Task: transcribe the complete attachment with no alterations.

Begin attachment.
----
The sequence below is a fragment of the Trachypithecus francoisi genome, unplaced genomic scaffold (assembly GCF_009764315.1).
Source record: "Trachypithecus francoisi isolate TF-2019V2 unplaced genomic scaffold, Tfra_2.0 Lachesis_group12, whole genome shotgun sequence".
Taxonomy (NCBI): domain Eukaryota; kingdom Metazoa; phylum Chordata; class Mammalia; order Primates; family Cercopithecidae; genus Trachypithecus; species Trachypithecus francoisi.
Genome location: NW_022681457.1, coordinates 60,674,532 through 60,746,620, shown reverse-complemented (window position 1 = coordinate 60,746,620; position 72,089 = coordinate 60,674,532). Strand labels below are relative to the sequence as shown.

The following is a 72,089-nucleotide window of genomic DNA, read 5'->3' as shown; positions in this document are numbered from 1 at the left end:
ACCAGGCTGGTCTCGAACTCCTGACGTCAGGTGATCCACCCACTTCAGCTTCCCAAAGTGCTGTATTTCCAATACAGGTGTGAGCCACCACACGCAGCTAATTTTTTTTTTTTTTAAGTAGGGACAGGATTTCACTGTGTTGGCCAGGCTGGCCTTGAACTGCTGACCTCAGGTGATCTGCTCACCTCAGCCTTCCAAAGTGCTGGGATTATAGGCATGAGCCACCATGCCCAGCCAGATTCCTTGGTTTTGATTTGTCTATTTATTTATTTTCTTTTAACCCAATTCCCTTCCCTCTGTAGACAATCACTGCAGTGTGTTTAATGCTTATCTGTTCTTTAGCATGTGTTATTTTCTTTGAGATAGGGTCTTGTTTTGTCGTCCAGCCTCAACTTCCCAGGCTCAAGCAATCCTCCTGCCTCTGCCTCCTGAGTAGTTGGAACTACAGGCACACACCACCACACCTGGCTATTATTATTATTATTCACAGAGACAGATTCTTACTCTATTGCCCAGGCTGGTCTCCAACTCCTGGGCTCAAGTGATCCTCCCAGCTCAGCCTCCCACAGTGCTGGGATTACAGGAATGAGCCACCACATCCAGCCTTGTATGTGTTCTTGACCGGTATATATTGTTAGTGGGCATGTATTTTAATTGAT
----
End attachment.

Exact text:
The sequence below is a fragment of the Trachypithecus francoisi genome, unplaced genomic scaffold (assembly GCF_009764315.1).
Source record: "Trachypithecus francoisi isolate TF-2019V2 unplaced genomic scaffold, Tfra_2.0 Lachesis_group12, whole genome shotgun sequence".
Taxonomy (NCBI): domain Eukaryota; kingdom Metazoa; phylum Chordata; class Mammalia; order Primates; family Cercopithecidae; genus Trachypithecus; species Trachypithecus francoisi.
Genome location: NW_022681457.1, coordinates 60,674,532 through 60,746,620, shown reverse-complemented (window position 1 = coordinate 60,746,620; position 72,089 = coordinate 60,674,532). Strand labels below are relative to the sequence as shown.

The following is a 72,089-nucleotide window of genomic DNA, read 5'->3' as shown; positions in this document are numbered from 1 at the left end:
ACCAGGCTGGTCTCGAACTCCTGACGTCAGGTGATCCACCCACTTCAGCTTCCCAAAGTGCTGTATTTCCAATACAGGTGTGAGCCACCACACGCAGCTAATTTTTTTTTTTTTTAAGTAGGGACAGGATTTCACTGTGTTGGCCAGGCTGGCCTTGAACTGCTGACCTCAGGTGATCTGCTCACCTCAGCCTTCCAAAGTGCTGGGATTATAGGCATGAGCCACCATGCCCAGCCAGATTCCTTGGTTTTGATTTGTCTATTTATTTATTTTCTTTTAACCCAATTCCCTTCCCTCTGTAGACAATCACTGCAGTGTGTTTAATGCTTATCTGTTCTTTAGCATGTGTTATTTTCTTTGAGATAGGGTCTTGTTTTGTCGTCCAGCCTCAACTTCCCAGGCTCAAGCAATCCTCCTGCCTCTGCCTCCTGAGTAGTTGGAACTACAGGCACACACCACCACACCTGGCTATTATTATTATTATTCACAGAGACAGATTCTTACTCTATTGCCCAGGCTGGTCTCCAACTCCTGGGCTCAAGTGATCCTCCCAGCTCAGCCTCCCACAGTGCTGGGATTACAGGAATGAGCCACCACATCCAGCCTTGTATGTGTTCTTGACCGGTATATATTGTTAGTGGGCATGTATTTTAATTGAT